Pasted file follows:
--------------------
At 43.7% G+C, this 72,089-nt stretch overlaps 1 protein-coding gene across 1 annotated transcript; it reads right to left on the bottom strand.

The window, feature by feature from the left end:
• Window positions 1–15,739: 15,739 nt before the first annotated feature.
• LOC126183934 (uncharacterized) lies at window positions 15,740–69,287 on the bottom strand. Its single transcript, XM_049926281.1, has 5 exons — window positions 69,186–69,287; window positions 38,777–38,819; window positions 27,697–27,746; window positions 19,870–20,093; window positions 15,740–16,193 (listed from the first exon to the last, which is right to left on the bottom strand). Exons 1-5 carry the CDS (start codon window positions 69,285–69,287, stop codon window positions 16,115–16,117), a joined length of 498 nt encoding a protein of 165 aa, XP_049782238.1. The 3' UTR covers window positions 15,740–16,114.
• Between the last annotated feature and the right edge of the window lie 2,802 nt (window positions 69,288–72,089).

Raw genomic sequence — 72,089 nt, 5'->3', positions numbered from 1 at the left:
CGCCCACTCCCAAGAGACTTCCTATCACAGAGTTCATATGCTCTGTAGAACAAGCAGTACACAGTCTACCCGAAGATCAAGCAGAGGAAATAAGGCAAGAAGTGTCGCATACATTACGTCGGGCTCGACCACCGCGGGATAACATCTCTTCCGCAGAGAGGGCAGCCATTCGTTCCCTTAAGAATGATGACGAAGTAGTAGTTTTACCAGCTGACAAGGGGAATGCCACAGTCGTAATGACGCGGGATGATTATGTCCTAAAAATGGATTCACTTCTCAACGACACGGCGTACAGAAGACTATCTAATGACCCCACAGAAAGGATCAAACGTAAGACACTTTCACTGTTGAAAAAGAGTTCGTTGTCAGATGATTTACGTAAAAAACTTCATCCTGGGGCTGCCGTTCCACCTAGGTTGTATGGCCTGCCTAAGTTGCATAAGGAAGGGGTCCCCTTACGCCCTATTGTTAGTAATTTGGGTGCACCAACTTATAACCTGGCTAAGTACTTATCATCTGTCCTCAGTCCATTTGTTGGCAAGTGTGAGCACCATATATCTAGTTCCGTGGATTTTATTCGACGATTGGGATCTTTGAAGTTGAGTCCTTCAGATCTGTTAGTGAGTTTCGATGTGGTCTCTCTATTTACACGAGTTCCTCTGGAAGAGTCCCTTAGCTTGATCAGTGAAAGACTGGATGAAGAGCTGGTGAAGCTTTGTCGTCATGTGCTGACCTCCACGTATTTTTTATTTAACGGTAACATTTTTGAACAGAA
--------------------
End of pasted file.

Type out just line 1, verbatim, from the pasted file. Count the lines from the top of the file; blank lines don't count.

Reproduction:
At 43.7% G+C, this 72,089-nt stretch overlaps 1 protein-coding gene across 1 annotated transcript; it reads right to left on the bottom strand.